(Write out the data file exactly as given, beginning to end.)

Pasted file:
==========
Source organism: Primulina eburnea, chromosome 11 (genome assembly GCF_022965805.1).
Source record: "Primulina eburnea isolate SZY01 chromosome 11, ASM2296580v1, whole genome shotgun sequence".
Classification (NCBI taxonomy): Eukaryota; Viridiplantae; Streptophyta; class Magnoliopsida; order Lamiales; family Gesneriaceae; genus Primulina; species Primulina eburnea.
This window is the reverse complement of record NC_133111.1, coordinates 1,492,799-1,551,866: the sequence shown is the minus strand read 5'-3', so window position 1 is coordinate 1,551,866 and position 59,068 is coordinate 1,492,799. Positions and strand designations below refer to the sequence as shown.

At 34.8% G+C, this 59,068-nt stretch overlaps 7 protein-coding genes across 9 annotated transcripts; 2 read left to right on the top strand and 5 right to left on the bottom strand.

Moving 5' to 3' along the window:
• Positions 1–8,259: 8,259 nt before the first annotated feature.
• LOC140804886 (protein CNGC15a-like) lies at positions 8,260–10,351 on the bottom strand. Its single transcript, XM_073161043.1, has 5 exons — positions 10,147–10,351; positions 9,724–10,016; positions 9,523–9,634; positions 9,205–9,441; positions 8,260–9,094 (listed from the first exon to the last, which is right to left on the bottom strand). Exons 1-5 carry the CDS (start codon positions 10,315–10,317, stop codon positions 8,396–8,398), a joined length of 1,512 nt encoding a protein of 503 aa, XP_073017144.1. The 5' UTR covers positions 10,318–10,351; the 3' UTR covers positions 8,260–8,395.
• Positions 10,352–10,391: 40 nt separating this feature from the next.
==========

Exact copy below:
Source organism: Primulina eburnea, chromosome 11 (genome assembly GCF_022965805.1).
Source record: "Primulina eburnea isolate SZY01 chromosome 11, ASM2296580v1, whole genome shotgun sequence".
Classification (NCBI taxonomy): Eukaryota; Viridiplantae; Streptophyta; class Magnoliopsida; order Lamiales; family Gesneriaceae; genus Primulina; species Primulina eburnea.
This window is the reverse complement of record NC_133111.1, coordinates 1,492,799-1,551,866: the sequence shown is the minus strand read 5'-3', so window position 1 is coordinate 1,551,866 and position 59,068 is coordinate 1,492,799. Positions and strand designations below refer to the sequence as shown.

At 34.8% G+C, this 59,068-nt stretch overlaps 7 protein-coding genes across 9 annotated transcripts; 2 read left to right on the top strand and 5 right to left on the bottom strand.

Moving 5' to 3' along the window:
• Positions 1–8,259: 8,259 nt before the first annotated feature.
• LOC140804886 (protein CNGC15a-like) lies at positions 8,260–10,351 on the bottom strand. Its single transcript, XM_073161043.1, has 5 exons — positions 10,147–10,351; positions 9,724–10,016; positions 9,523–9,634; positions 9,205–9,441; positions 8,260–9,094 (listed from the first exon to the last, which is right to left on the bottom strand). Exons 1-5 carry the CDS (start codon positions 10,315–10,317, stop codon positions 8,396–8,398), a joined length of 1,512 nt encoding a protein of 503 aa, XP_073017144.1. The 5' UTR covers positions 10,318–10,351; the 3' UTR covers positions 8,260–8,395.
• Positions 10,352–10,391: 40 nt separating this feature from the next.